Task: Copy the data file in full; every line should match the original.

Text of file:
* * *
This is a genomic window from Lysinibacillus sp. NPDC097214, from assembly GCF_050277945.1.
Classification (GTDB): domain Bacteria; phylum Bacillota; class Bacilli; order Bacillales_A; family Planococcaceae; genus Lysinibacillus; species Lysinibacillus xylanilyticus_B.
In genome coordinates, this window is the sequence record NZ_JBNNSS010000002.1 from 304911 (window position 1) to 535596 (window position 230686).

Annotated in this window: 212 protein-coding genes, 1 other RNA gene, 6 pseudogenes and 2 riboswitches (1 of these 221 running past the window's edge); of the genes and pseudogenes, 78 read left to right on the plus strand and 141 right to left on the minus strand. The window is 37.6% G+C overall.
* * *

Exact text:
This is a genomic window from Lysinibacillus sp. NPDC097214, from assembly GCF_050277945.1.
Classification (GTDB): domain Bacteria; phylum Bacillota; class Bacilli; order Bacillales_A; family Planococcaceae; genus Lysinibacillus; species Lysinibacillus xylanilyticus_B.
In genome coordinates, this window is the sequence record NZ_JBNNSS010000002.1 from 304911 (window position 1) to 535596 (window position 230686).

Annotated in this window: 212 protein-coding genes, 1 other RNA gene, 6 pseudogenes and 2 riboswitches (1 of these 221 running past the window's edge); of the genes and pseudogenes, 78 read left to right on the plus strand and 141 right to left on the minus strand. The window is 37.6% G+C overall.